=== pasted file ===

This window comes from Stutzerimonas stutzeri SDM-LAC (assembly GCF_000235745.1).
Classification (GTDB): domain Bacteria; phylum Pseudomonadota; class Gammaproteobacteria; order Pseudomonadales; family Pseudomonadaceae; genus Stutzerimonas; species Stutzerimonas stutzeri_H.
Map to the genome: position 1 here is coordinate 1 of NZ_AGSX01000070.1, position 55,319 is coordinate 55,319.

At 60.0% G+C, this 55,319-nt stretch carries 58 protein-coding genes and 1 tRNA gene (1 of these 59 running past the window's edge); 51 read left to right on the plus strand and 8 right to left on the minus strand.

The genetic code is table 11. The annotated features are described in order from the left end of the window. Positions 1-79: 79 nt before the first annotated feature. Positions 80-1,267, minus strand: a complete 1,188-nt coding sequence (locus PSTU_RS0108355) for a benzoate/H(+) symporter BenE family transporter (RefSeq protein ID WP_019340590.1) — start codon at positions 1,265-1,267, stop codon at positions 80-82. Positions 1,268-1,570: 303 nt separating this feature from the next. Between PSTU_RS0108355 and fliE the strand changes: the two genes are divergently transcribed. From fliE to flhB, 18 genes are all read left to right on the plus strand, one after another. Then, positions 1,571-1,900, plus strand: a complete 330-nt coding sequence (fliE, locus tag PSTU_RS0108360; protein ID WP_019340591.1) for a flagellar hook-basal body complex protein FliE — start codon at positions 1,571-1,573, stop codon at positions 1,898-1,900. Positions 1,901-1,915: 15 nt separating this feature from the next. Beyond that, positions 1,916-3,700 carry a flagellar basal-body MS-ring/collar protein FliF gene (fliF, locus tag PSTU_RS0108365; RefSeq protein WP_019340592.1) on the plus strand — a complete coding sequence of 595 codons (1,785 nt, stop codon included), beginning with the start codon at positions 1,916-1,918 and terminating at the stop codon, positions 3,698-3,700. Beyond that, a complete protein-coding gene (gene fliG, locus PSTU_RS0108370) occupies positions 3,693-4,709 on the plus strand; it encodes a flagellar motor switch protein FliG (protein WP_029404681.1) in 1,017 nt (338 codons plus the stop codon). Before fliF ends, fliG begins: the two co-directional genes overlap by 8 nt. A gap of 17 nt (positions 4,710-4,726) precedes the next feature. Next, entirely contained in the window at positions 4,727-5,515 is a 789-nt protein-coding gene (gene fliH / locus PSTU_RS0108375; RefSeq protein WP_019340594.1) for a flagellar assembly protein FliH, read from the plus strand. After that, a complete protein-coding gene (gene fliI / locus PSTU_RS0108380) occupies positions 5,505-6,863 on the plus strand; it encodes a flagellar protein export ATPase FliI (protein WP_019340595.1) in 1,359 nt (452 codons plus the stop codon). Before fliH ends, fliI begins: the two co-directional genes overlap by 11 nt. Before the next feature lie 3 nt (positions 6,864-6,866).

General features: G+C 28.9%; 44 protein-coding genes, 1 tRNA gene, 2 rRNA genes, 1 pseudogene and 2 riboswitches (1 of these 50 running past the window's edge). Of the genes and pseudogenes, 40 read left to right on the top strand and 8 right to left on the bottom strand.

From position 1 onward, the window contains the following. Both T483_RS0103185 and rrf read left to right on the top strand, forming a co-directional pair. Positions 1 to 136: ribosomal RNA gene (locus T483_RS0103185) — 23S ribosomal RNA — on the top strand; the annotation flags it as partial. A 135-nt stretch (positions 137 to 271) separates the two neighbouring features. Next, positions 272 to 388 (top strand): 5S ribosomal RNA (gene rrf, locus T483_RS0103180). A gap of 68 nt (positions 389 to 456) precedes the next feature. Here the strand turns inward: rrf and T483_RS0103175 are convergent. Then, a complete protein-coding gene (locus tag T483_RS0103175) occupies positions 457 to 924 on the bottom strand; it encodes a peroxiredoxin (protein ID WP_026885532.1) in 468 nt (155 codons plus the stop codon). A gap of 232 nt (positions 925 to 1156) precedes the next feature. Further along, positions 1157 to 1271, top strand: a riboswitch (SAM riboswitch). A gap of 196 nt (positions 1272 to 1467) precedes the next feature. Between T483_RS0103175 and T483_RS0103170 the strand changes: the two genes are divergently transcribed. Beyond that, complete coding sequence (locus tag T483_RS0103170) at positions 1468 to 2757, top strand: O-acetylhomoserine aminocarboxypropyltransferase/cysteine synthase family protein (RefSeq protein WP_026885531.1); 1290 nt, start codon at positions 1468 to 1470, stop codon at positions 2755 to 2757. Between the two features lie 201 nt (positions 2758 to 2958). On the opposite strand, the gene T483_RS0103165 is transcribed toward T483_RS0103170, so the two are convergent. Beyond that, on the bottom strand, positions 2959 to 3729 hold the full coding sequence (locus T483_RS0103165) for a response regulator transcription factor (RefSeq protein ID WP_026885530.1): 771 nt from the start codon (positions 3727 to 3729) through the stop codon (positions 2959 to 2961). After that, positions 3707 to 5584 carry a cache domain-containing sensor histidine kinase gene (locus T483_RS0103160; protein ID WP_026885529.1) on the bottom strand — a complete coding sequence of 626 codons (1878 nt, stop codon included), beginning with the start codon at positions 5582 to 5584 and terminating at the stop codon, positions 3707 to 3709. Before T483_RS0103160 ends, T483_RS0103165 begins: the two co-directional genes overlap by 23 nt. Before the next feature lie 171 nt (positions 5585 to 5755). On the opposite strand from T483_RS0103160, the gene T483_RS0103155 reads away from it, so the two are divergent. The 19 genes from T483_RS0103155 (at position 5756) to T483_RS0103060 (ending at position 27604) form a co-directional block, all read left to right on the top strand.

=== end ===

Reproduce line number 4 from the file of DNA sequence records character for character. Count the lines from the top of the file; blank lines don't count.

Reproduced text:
At 60.0% G+C, this 55,319-nt stretch carries 58 protein-coding genes and 1 tRNA gene (1 of these 59 running past the window's edge); 51 read left to right on the plus strand and 8 right to left on the minus strand.